When I started Server Density in 2009, the company operated on a very low cost, bootstrapped model. I received a small amount of cash from Seedcamp in 2009 and then a few angels in 2011 but for the first few years, the total raised was only around $200k. The company grew off organic revenue with very low costs for the first few years and only more recently raised VC funding. The years 2009 to 2011 were still very early in SaaS.
Predicting the next decade of self driving cars, SaaS and China I’ve been thinking about what the next 10 years of the technology industry will look like and have come up with a few things I think we’ll see develop. Self-driving, electric cars will become mainstream and they will be linked to ride sharing services in particular. We’re already seeing countries ban the sale of new non-electric cars.
A standard part of home or office contents insurance is making sure you use a lock from a list of approved manufacturers, and then ensure that the lock is actually engaged when you’re absent. Enabling other security mechanisms such as alarms is also typically required. This seems entirely reasonable and simple common sense: if you leave a building unlocked and your belongings are stolen, it’s your own fault – you were negligent. It’s not quite the same when it comes to cyber theft.
Muck Rack makes it simple to find people, tweets, or articles that mention any name, keyword, company, hashtag etc. We've compiled this guide to help you make the most of your search.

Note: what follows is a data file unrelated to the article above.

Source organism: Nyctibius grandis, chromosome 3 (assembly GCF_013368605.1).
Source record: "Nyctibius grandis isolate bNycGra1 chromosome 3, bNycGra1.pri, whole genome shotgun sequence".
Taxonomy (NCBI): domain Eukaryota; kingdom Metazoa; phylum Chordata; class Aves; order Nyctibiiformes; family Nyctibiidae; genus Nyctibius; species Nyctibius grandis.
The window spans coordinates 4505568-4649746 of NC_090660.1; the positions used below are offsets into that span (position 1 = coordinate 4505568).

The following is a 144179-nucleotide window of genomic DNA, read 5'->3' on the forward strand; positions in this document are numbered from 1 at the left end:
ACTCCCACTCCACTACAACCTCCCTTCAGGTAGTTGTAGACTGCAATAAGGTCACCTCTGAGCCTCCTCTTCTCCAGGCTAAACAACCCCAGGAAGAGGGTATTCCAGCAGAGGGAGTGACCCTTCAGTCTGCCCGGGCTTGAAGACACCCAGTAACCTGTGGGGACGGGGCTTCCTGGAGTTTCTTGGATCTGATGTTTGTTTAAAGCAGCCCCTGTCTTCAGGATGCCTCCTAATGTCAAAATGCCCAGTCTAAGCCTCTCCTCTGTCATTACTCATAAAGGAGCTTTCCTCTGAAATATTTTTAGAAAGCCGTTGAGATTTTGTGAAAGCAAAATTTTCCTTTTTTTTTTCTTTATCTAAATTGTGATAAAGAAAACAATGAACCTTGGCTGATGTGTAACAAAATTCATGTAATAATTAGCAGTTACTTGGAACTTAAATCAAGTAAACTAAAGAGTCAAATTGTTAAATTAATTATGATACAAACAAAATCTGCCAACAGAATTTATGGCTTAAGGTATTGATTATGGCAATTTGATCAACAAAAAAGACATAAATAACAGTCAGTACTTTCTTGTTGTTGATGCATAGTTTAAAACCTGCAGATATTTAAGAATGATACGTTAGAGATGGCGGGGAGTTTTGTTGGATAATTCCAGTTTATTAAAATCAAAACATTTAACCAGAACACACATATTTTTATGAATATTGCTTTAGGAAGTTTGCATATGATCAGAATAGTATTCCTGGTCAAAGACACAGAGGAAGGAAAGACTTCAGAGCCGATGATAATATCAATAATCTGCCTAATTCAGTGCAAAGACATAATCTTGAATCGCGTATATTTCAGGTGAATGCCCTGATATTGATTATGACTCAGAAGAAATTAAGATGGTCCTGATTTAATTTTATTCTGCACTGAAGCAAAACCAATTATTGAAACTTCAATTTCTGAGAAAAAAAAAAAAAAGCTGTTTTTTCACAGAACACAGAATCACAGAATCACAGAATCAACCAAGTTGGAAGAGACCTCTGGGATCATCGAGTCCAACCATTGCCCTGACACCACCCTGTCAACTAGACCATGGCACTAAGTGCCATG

Selecting a term
Start searching tweets, articles from media outlets, articles mentioned in tweets, journalists'
names, titles and bios with some suggested searches:
Companies or Topics (e.g. iPhone, Microsoft)
Phrases (e.g. "cloud computing") — use quotes to keep the terms together
Twitter handles (e.g. @username) — returns those who have mentioned or replied to
Names (e.g. "David Pogue")
Hashtags (e.g. #sxsw, #london2012)
Bio details (e.g. vegan, Olympics, father)
Muck Rack's Advanced Search allows for many boolean operators.
Find results that mention multiple specified terms, use AND or
+. For example, ensure each result contains both Elon Musk and Mark Zuckerberg by
searching Musk AND Zuckerberg or Musk + Zuckerberg.
Use the operators OR or , to broaden your search when you'd like either of
multiple terms to appear in results. (This is the default behavior of our search when no operators
are used). For example, results will contain either cake or cookie by searching cake OR cookie or cake,cookie
Use NOT or - to subtract results from your search. For
example, searching Disney will yield results about the Walt Disney Company as well as Walt Disney
World Resort. To exclude mentions of Disney World, search for Disney -World or Disney
When using one of these operators with a phrase, enclose it in quotation marks. For example, you can
find results about smartphones excluding Apple's iPhone 4S by searching smartphone -"iPhone
Exact case matching or punctuation
If you're searching for a brand name or keyword that relies on specific punctuation marks or capitalization, you can
find results that match your exact query by adding matchcase: before the keyword you're searching for, like matchcase:E*TRADE .
Use parentheses to separate multiple
boolean phrases. For example, to find journalists talking about having fun in Disney World or
Disneyland, search for ("disney world" OR disneyland) AND fun.
An asterisk can be used to search for any variation of a root word truncated by the asterisk. For example, searching for admin* will return results for administrator, administration, administer, administered, etc.
A near operator is an AND operator where you can control the distance between the words. You can vary the distance the near operation uses by adding a forward slash and number (between 0-99) such as strawberries NEAR/10 "whipped cream", which means the strawberries must exist within 10 words of "whipped cream".